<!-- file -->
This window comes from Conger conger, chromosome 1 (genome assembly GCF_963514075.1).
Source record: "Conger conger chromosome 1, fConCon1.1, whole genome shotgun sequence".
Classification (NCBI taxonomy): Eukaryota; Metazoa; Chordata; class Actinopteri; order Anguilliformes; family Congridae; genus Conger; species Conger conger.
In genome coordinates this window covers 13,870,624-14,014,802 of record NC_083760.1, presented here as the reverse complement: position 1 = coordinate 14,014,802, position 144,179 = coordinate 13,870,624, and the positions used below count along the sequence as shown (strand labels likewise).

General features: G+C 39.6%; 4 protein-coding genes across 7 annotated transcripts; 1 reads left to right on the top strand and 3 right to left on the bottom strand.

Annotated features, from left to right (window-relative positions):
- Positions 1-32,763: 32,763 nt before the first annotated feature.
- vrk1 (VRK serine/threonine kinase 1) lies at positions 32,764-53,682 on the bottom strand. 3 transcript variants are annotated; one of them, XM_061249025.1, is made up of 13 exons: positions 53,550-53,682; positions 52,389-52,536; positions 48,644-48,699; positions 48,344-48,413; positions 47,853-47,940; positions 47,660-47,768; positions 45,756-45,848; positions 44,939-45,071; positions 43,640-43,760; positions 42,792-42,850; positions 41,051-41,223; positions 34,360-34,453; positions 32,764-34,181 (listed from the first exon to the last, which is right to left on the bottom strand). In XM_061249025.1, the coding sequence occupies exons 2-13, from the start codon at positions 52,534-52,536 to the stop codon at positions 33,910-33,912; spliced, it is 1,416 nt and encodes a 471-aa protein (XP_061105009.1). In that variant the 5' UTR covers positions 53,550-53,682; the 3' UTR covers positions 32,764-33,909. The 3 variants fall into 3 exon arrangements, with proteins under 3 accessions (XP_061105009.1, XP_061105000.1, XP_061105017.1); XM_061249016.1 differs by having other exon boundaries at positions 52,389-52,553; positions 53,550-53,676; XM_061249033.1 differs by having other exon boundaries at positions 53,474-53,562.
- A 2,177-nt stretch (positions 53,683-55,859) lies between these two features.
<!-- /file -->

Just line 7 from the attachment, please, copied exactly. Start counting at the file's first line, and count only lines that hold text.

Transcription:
- Positions 1-32,763: 32,763 nt before the first annotated feature.